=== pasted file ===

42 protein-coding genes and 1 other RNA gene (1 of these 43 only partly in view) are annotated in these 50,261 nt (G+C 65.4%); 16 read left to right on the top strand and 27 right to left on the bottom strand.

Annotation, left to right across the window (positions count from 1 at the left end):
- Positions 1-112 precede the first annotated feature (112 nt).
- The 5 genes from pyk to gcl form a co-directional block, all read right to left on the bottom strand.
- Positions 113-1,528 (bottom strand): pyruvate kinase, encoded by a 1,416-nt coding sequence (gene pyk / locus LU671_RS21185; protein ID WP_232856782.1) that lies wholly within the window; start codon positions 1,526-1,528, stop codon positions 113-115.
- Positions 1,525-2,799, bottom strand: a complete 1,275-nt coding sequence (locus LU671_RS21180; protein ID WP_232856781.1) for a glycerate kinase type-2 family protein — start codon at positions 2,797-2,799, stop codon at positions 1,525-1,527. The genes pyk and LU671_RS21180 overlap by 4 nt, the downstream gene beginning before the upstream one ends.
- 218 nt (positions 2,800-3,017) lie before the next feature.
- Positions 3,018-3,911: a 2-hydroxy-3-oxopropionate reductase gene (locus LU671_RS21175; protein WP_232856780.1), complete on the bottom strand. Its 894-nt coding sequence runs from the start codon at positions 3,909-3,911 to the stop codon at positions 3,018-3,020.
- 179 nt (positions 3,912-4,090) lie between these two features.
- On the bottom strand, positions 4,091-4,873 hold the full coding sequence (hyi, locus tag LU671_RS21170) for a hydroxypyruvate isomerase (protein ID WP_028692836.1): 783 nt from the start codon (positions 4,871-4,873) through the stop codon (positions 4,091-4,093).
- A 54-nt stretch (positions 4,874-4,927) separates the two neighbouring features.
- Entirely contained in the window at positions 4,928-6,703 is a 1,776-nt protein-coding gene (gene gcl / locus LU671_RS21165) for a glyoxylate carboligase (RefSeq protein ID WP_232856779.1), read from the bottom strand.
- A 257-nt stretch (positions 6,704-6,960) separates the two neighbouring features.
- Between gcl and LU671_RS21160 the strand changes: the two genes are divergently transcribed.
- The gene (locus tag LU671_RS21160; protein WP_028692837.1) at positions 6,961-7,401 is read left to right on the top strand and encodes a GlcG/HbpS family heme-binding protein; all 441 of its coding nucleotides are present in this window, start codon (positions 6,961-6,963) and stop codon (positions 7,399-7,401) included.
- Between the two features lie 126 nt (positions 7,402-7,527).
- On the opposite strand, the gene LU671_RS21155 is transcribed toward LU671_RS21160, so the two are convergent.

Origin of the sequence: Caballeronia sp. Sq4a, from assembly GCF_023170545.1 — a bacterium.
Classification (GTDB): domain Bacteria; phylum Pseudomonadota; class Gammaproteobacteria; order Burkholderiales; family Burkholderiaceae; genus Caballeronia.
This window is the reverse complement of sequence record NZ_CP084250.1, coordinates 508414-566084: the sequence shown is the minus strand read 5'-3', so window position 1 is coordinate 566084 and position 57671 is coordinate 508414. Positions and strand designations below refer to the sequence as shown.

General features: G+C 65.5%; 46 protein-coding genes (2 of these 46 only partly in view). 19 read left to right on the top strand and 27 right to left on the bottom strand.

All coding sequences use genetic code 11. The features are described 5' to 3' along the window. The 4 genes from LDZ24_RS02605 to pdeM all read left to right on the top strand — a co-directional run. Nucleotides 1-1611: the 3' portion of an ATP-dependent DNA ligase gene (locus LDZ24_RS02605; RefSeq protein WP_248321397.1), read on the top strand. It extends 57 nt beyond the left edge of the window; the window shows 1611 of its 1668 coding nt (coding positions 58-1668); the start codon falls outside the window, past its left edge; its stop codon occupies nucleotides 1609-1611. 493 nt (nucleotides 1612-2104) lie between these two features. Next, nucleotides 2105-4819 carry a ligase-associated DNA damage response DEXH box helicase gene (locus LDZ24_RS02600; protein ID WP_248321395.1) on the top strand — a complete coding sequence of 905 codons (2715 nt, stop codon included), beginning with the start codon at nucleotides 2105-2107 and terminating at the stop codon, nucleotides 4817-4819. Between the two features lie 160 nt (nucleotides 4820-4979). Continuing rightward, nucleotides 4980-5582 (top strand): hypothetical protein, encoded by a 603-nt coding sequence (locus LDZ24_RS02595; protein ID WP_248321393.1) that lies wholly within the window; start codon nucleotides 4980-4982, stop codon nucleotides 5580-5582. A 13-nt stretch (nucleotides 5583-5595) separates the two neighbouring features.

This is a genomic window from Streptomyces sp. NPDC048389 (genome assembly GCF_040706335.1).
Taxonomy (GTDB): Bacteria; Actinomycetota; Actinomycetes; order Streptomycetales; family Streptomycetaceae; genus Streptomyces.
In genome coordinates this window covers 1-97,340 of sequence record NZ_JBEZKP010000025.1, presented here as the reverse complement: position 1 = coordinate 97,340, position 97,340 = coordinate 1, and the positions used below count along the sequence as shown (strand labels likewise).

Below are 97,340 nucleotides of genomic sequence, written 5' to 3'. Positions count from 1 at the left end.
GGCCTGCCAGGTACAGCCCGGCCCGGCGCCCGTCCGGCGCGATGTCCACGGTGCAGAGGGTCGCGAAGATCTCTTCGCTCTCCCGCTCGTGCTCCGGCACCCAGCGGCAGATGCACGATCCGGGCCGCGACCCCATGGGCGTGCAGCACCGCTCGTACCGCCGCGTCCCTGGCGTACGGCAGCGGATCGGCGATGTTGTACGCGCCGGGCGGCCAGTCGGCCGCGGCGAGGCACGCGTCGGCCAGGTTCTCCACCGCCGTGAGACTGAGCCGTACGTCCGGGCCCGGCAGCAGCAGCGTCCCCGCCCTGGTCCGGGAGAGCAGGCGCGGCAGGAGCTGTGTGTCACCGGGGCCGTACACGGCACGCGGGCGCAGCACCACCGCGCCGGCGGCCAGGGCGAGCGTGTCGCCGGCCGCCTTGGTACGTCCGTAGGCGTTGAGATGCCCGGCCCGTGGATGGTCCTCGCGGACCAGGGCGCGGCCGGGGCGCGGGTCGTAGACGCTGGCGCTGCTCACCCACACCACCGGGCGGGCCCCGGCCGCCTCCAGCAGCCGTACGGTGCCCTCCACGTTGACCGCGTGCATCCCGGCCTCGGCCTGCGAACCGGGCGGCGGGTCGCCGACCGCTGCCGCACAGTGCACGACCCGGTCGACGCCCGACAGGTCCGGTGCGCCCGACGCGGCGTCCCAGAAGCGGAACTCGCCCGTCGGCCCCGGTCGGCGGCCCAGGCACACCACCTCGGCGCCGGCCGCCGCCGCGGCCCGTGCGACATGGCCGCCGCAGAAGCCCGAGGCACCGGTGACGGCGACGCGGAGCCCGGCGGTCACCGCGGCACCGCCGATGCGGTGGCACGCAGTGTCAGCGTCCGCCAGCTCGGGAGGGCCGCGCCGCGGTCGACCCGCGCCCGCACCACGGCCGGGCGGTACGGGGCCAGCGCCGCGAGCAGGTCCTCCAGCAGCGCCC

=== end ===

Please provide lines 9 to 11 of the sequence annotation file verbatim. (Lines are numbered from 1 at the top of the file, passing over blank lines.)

- 179 nt (positions 3,912-4,090) lie between these two features.
- On the bottom strand, positions 4,091-4,873 hold the full coding sequence (hyi, locus tag LU671_RS21170) for a hydroxypyruvate isomerase (protein ID WP_028692836.1): 783 nt from the start codon (positions 4,871-4,873) through the stop codon (positions 4,091-4,093).
- A 54-nt stretch (positions 4,874-4,927) separates the two neighbouring features.